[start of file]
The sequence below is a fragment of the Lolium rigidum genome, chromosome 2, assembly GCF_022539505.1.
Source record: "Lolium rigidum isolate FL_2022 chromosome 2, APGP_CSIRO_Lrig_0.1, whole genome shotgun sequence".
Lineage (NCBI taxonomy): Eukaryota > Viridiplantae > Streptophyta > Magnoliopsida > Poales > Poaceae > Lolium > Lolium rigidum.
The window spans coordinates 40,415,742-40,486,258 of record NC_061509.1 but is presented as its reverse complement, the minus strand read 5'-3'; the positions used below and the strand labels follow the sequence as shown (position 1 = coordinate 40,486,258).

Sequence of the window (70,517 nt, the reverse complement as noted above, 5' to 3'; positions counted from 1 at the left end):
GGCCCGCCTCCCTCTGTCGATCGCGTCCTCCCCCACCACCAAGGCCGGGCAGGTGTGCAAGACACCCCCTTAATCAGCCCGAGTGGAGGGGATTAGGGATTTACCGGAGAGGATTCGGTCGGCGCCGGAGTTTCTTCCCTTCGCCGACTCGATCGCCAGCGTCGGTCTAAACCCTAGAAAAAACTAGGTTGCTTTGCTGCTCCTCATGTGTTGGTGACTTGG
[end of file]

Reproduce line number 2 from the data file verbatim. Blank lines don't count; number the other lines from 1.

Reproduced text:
Source record: "Lolium rigidum isolate FL_2022 chromosome 2, APGP_CSIRO_Lrig_0.1, whole genome shotgun sequence".